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Purinergic signaling: a new front-line determinant of resistance and susceptibility in leishmaniasis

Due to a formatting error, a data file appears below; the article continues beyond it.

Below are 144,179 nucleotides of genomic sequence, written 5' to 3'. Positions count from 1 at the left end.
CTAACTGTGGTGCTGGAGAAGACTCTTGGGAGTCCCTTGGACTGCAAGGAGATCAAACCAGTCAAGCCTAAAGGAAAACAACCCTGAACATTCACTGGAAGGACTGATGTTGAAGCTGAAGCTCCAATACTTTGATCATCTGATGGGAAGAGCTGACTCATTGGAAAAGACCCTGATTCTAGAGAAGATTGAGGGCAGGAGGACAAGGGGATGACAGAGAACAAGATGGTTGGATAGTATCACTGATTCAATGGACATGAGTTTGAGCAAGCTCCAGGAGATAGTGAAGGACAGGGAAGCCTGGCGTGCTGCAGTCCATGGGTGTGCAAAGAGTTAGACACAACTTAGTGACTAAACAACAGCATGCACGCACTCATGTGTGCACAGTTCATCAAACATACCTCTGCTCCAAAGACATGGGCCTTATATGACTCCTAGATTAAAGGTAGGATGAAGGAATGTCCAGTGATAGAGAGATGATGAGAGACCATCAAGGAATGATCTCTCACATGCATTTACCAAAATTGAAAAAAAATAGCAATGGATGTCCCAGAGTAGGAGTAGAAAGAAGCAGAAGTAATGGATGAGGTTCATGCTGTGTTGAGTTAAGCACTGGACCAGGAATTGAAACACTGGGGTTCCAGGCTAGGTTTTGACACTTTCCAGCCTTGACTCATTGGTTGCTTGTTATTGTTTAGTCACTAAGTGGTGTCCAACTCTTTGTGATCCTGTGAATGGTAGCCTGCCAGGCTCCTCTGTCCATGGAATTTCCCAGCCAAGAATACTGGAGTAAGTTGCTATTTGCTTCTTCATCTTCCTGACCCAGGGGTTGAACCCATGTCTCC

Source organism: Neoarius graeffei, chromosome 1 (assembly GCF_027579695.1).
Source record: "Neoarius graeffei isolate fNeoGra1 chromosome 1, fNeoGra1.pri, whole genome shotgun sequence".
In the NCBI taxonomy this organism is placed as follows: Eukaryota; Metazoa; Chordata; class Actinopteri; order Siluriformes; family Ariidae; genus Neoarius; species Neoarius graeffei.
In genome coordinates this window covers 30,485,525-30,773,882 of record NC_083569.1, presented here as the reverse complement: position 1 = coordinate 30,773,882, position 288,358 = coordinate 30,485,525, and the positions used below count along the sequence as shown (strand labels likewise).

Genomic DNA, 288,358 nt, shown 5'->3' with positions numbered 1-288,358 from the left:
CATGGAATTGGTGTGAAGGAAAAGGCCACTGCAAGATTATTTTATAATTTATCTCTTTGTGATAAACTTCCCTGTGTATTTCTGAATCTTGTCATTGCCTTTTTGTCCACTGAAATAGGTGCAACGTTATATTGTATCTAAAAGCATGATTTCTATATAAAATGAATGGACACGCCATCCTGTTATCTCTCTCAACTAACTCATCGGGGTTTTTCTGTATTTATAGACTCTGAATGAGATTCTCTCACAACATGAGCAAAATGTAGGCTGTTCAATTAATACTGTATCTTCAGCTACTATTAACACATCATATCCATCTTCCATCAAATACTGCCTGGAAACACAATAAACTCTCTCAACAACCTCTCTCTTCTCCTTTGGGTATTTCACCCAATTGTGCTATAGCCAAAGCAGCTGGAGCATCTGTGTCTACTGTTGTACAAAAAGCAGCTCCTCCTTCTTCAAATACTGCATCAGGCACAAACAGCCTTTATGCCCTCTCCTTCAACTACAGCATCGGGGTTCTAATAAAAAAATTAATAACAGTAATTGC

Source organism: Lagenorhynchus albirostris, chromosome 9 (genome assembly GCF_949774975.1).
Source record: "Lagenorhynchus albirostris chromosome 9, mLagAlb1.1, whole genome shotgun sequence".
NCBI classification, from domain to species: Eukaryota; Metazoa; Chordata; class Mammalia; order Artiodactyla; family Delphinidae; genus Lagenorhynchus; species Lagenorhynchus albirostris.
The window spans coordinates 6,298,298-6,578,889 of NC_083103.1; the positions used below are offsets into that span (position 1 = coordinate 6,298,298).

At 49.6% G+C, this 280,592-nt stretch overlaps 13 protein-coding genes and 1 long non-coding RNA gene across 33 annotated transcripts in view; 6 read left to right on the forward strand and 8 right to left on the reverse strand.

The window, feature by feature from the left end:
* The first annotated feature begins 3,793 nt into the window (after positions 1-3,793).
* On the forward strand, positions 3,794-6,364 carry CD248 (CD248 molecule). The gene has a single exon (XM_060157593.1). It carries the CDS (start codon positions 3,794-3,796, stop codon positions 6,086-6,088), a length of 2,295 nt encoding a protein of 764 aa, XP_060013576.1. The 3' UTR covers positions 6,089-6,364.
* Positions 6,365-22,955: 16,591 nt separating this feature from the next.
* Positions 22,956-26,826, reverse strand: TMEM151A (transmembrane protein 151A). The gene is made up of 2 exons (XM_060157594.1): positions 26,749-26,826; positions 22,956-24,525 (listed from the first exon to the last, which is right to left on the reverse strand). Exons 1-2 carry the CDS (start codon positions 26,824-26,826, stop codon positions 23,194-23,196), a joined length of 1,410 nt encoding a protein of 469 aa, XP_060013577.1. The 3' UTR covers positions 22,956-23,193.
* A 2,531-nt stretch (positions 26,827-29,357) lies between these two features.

Leishmaniasis is a neglected tropical disease that causes several clinical manifestations. Parasites of the genus Leishmania cause this disease. Spread across five continents, leishmaniasis is a particular public health problem in developing countries. Leishmania infects phagocytic cells such as macrophages, where it induces adenosine triphosphate (ATP) release at the time of infection. ATP activates purinergic receptors in the cell membranes of infected cells and promotes parasite control by inducing leukotriene B4 release and NLRP3 inflammasome activation. Moreover, uridine triphosphate induces ATP release, exacerbating the immune response. However, ATP may also undergo catalysis by ectonucleotidases present in the parasite membrane, generating adenosine, which activates P1 receptors and induces the production of anti-inflammatory molecules such as prostaglandin E2 and IL-10. These mechanisms culminate in Leishmania's survival. Thus, how Leishmania handles extracellular nucleotides and the activation of purinergic receptors determines the control or the dissemination of the disease.

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